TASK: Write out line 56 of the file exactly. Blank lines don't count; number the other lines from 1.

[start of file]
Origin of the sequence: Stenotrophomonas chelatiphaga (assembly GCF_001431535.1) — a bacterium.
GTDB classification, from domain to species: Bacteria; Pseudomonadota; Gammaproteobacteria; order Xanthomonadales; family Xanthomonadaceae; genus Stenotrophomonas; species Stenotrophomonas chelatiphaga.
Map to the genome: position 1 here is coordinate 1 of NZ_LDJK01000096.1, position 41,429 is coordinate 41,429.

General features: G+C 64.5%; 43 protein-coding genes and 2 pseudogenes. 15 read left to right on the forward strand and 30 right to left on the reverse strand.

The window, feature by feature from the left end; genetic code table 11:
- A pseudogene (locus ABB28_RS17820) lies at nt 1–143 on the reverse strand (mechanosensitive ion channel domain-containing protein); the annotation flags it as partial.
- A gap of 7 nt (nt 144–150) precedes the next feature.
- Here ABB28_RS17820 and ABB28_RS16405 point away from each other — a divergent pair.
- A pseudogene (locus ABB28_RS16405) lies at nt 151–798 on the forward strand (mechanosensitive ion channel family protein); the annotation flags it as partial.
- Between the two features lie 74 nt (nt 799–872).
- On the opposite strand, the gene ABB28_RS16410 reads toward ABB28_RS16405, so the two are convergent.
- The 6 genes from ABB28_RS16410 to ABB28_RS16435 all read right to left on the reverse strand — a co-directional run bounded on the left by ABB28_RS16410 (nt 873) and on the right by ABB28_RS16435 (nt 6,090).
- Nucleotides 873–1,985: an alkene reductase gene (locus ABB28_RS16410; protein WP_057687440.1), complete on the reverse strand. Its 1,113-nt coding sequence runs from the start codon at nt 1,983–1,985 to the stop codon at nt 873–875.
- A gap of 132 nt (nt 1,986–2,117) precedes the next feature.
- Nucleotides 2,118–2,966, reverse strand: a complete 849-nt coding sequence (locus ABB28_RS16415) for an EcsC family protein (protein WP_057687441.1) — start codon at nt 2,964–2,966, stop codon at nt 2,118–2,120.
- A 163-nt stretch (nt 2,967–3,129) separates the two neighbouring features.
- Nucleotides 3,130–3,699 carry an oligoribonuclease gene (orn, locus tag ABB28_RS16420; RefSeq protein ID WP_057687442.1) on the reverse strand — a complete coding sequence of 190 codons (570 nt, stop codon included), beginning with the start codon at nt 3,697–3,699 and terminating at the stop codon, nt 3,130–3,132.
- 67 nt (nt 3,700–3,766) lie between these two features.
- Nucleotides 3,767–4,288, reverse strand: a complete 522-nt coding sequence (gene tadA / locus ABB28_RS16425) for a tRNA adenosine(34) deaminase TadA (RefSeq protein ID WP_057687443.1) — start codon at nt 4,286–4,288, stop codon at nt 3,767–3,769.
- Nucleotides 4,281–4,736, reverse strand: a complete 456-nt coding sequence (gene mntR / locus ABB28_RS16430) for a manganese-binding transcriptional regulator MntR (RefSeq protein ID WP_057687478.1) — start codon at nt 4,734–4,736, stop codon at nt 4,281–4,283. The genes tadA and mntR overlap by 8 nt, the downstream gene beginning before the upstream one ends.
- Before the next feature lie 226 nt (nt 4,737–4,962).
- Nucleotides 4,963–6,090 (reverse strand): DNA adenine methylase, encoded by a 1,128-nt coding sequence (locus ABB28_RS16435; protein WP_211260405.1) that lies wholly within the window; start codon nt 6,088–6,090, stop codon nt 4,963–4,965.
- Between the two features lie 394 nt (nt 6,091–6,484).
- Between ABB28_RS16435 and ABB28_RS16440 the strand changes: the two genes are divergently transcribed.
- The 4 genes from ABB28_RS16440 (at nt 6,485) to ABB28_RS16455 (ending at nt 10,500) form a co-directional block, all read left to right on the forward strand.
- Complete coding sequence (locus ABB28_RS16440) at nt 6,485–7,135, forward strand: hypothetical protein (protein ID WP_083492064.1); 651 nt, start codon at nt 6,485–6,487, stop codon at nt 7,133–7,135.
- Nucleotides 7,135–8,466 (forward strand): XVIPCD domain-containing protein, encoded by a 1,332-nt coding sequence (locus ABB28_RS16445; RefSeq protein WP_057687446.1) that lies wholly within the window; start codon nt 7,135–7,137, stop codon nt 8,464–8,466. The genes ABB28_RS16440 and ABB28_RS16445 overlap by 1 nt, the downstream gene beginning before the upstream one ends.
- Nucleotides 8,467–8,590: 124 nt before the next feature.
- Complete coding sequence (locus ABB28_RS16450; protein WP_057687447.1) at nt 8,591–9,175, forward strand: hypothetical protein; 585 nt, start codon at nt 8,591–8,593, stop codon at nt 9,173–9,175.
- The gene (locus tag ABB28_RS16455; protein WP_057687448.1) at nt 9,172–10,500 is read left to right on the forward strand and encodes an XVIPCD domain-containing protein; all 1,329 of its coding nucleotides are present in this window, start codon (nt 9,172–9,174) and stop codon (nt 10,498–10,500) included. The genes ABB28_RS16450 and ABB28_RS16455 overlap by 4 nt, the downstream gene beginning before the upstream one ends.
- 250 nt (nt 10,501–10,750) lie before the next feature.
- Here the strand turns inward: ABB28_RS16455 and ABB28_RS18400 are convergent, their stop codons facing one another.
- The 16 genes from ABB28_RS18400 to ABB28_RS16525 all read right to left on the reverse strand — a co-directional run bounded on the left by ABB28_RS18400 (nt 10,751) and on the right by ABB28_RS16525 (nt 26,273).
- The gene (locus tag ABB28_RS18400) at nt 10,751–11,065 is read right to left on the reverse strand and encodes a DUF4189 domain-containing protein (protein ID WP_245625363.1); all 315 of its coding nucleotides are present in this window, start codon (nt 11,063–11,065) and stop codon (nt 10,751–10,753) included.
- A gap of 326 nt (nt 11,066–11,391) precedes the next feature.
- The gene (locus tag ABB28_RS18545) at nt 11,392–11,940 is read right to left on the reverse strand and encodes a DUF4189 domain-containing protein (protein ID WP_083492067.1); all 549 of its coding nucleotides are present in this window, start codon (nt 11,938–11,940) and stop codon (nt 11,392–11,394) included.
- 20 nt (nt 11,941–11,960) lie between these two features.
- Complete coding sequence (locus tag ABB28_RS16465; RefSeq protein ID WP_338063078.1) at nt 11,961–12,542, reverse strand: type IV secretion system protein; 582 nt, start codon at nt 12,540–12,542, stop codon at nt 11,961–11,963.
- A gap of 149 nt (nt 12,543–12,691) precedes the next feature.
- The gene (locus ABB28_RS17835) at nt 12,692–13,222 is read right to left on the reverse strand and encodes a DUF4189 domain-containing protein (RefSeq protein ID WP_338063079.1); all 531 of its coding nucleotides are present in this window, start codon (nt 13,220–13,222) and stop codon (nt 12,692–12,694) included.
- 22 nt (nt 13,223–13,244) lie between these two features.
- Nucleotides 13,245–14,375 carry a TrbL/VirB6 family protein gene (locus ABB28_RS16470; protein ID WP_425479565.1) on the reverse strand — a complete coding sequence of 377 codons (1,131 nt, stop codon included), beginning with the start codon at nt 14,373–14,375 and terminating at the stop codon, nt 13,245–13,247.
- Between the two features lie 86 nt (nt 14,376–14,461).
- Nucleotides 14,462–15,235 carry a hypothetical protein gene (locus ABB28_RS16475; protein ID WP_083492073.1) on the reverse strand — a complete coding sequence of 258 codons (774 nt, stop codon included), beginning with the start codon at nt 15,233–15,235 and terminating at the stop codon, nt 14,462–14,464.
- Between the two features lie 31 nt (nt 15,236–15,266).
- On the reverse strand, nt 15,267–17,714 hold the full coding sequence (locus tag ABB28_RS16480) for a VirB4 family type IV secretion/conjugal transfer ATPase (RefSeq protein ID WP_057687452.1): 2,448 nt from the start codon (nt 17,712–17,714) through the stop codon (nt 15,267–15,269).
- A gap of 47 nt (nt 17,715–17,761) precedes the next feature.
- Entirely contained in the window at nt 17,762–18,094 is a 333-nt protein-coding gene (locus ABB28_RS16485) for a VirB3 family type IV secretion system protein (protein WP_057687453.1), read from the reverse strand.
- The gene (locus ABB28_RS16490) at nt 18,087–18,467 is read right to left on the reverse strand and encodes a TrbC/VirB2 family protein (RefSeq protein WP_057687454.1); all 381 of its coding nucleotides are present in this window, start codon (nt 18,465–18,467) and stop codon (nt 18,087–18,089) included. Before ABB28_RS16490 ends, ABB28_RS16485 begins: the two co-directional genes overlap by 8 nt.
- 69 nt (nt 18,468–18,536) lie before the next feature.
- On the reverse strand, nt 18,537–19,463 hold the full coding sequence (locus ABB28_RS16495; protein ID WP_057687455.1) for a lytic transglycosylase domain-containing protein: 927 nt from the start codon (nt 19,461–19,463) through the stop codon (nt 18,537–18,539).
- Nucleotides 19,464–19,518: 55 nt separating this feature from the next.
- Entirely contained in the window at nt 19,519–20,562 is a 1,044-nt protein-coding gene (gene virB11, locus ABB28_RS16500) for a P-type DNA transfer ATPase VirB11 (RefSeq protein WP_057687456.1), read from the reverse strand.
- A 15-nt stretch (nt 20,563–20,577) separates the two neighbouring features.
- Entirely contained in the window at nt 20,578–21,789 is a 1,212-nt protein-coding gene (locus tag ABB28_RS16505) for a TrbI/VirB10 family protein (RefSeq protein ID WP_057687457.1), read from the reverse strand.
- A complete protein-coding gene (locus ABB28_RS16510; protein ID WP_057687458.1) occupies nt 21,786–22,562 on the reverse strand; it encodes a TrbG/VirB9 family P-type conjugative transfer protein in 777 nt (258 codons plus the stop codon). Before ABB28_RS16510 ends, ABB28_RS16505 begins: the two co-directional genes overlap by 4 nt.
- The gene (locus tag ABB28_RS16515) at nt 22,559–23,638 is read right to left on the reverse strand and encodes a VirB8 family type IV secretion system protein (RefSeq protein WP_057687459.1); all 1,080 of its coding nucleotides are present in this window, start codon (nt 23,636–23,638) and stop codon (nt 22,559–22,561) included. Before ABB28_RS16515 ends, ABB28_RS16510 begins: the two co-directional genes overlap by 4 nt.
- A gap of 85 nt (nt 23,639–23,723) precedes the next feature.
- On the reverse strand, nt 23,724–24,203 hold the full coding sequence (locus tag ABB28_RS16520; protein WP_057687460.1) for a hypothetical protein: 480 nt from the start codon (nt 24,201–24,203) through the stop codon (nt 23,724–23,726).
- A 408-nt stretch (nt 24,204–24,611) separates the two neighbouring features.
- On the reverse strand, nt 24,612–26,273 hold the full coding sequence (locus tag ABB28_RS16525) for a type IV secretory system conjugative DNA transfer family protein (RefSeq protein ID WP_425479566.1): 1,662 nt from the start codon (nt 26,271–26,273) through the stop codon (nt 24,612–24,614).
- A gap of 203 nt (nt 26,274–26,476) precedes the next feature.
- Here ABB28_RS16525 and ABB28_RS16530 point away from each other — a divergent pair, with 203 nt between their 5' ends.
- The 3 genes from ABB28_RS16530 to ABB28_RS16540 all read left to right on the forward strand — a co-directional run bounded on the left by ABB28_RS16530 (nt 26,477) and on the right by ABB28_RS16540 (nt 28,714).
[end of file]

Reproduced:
- A complete protein-coding gene (locus ABB28_RS16510; protein ID WP_057687458.1) occupies nt 21,786–22,562 on the reverse strand; it encodes a TrbG/VirB9 family P-type conjugative transfer protein in 777 nt (258 codons plus the stop codon). Before ABB28_RS16510 ends, ABB28_RS16505 begins: the two co-directional genes overlap by 4 nt.